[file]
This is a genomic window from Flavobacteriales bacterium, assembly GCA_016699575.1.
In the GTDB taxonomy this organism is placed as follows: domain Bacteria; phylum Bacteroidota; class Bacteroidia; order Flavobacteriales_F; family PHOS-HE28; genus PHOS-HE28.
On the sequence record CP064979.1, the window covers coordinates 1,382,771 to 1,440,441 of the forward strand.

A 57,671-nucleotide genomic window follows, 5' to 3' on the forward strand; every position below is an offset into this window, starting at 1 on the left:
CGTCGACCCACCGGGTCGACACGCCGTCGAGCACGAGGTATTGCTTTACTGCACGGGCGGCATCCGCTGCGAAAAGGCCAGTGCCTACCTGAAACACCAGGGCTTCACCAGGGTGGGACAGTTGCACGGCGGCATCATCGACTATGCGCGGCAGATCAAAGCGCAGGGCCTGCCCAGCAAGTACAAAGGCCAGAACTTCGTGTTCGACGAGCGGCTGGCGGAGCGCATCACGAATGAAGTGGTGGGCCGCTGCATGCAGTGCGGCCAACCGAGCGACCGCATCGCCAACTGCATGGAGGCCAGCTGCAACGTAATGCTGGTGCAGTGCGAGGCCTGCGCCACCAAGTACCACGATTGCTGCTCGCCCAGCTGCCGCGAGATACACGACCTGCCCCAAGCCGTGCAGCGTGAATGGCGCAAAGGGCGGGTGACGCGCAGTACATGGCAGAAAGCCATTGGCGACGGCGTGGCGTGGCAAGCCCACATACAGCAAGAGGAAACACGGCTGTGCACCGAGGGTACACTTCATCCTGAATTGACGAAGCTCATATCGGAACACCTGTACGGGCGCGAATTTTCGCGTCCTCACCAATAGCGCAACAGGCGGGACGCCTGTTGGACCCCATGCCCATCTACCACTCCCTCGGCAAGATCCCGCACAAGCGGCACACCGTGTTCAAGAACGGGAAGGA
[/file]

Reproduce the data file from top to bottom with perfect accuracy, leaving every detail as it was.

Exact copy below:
This is a genomic window from Flavobacteriales bacterium, assembly GCA_016699575.1.
In the GTDB taxonomy this organism is placed as follows: domain Bacteria; phylum Bacteroidota; class Bacteroidia; order Flavobacteriales_F; family PHOS-HE28; genus PHOS-HE28.
On the sequence record CP064979.1, the window covers coordinates 1,382,771 to 1,440,441 of the forward strand.

A 57,671-nucleotide genomic window follows, 5' to 3' on the forward strand; every position below is an offset into this window, starting at 1 on the left:
CGTCGACCCACCGGGTCGACACGCCGTCGAGCACGAGGTATTGCTTTACTGCACGGGCGGCATCCGCTGCGAAAAGGCCAGTGCCTACCTGAAACACCAGGGCTTCACCAGGGTGGGACAGTTGCACGGCGGCATCATCGACTATGCGCGGCAGATCAAAGCGCAGGGCCTGCCCAGCAAGTACAAAGGCCAGAACTTCGTGTTCGACGAGCGGCTGGCGGAGCGCATCACGAATGAAGTGGTGGGCCGCTGCATGCAGTGCGGCCAACCGAGCGACCGCATCGCCAACTGCATGGAGGCCAGCTGCAACGTAATGCTGGTGCAGTGCGAGGCCTGCGCCACCAAGTACCACGATTGCTGCTCGCCCAGCTGCCGCGAGATACACGACCTGCCCCAAGCCGTGCAGCGTGAATGGCGCAAAGGGCGGGTGACGCGCAGTACATGGCAGAAAGCCATTGGCGACGGCGTGGCGTGGCAAGCCCACATACAGCAAGAGGAAACACGGCTGTGCACCGAGGGTACACTTCATCCTGAATTGACGAAGCTCATATCGGAACACCTGTACGGGCGCGAATTTTCGCGTCCTCACCAATAGCGCAACAGGCGGGACGCCTGTTGGACCCCATGCCCATCTACCACTCCCTCGGCAAGATCCCGCACAAGCGGCACACCGTGTTCAAGAACGGGAAGGA